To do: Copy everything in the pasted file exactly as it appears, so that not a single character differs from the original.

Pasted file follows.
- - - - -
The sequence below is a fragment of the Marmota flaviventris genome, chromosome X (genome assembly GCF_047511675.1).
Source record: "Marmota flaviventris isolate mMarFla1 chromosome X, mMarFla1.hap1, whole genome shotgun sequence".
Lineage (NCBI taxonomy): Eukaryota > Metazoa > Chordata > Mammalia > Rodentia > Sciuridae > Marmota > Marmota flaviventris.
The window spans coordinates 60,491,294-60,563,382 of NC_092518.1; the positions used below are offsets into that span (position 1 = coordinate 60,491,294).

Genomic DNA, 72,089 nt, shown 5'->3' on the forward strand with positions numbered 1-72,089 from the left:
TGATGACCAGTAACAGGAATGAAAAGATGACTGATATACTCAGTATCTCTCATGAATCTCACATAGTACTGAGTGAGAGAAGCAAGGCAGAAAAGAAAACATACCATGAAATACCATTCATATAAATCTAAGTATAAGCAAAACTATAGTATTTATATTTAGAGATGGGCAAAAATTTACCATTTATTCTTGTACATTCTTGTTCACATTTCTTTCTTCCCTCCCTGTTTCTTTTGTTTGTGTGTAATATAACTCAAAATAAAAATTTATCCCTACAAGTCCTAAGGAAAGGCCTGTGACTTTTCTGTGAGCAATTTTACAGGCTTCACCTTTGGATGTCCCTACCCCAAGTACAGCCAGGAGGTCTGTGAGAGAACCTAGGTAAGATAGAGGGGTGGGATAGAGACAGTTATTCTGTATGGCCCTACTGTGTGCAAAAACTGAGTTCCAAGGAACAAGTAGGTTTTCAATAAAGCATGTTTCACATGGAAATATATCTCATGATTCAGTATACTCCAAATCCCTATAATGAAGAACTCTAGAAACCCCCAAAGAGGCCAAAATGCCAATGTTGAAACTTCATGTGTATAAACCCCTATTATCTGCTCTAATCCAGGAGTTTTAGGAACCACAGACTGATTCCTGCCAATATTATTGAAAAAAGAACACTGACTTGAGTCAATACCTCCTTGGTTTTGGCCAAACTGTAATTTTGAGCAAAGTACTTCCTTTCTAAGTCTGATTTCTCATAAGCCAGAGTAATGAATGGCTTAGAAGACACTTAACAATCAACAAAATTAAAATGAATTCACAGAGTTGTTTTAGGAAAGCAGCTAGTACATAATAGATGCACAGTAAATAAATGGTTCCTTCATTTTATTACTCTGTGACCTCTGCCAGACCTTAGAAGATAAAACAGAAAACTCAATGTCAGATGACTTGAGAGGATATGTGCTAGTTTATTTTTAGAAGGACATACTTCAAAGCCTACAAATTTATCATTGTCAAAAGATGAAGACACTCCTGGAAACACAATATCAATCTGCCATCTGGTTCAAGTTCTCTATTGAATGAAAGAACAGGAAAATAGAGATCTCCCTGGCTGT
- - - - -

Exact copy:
The sequence below is a fragment of the Marmota flaviventris genome, chromosome X (genome assembly GCF_047511675.1).
Source record: "Marmota flaviventris isolate mMarFla1 chromosome X, mMarFla1.hap1, whole genome shotgun sequence".
Lineage (NCBI taxonomy): Eukaryota > Metazoa > Chordata > Mammalia > Rodentia > Sciuridae > Marmota > Marmota flaviventris.
The window spans coordinates 60,491,294-60,563,382 of NC_092518.1; the positions used below are offsets into that span (position 1 = coordinate 60,491,294).

Genomic DNA, 72,089 nt, shown 5'->3' on the forward strand with positions numbered 1-72,089 from the left:
TGATGACCAGTAACAGGAATGAAAAGATGACTGATATACTCAGTATCTCTCATGAATCTCACATAGTACTGAGTGAGAGAAGCAAGGCAGAAAAGAAAACATACCATGAAATACCATTCATATAAATCTAAGTATAAGCAAAACTATAGTATTTATATTTAGAGATGGGCAAAAATTTACCATTTATTCTTGTACATTCTTGTTCACATTTCTTTCTTCCCTCCCTGTTTCTTTTGTTTGTGTGTAATATAACTCAAAATAAAAATTTATCCCTACAAGTCCTAAGGAAAGGCCTGTGACTTTTCTGTGAGCAATTTTACAGGCTTCACCTTTGGATGTCCCTACCCCAAGTACAGCCAGGAGGTCTGTGAGAGAACCTAGGTAAGATAGAGGGGTGGGATAGAGACAGTTATTCTGTATGGCCCTACTGTGTGCAAAAACTGAGTTCCAAGGAACAAGTAGGTTTTCAATAAAGCATGTTTCACATGGAAATATATCTCATGATTCAGTATACTCCAAATCCCTATAATGAAGAACTCTAGAAACCCCCAAAGAGGCCAAAATGCCAATGTTGAAACTTCATGTGTATAAACCCCTATTATCTGCTCTAATCCAGGAGTTTTAGGAACCACAGACTGATTCCTGCCAATATTATTGAAAAAAGAACACTGACTTGAGTCAATACCTCCTTGGTTTTGGCCAAACTGTAATTTTGAGCAAAGTACTTCCTTTCTAAGTCTGATTTCTCATAAGCCAGAGTAATGAATGGCTTAGAAGACACTTAACAATCAACAAAATTAAAATGAATTCACAGAGTTGTTTTAGGAAAGCAGCTAGTACATAATAGATGCACAGTAAATAAATGGTTCCTTCATTTTATTACTCTGTGACCTCTGCCAGACCTTAGAAGATAAAACAGAAAACTCAATGTCAGATGACTTGAGAGGATATGTGCTAGTTTATTTTTAGAAGGACATACTTCAAAGCCTACAAATTTATCATTGTCAAAAGATGAAGACACTCCTGGAAACACAATATCAATCTGCCATCTGGTTCAAGTTCTCTATTGAATGAAAGAACAGGAAAATAGAGATCTCCCTGGCTGT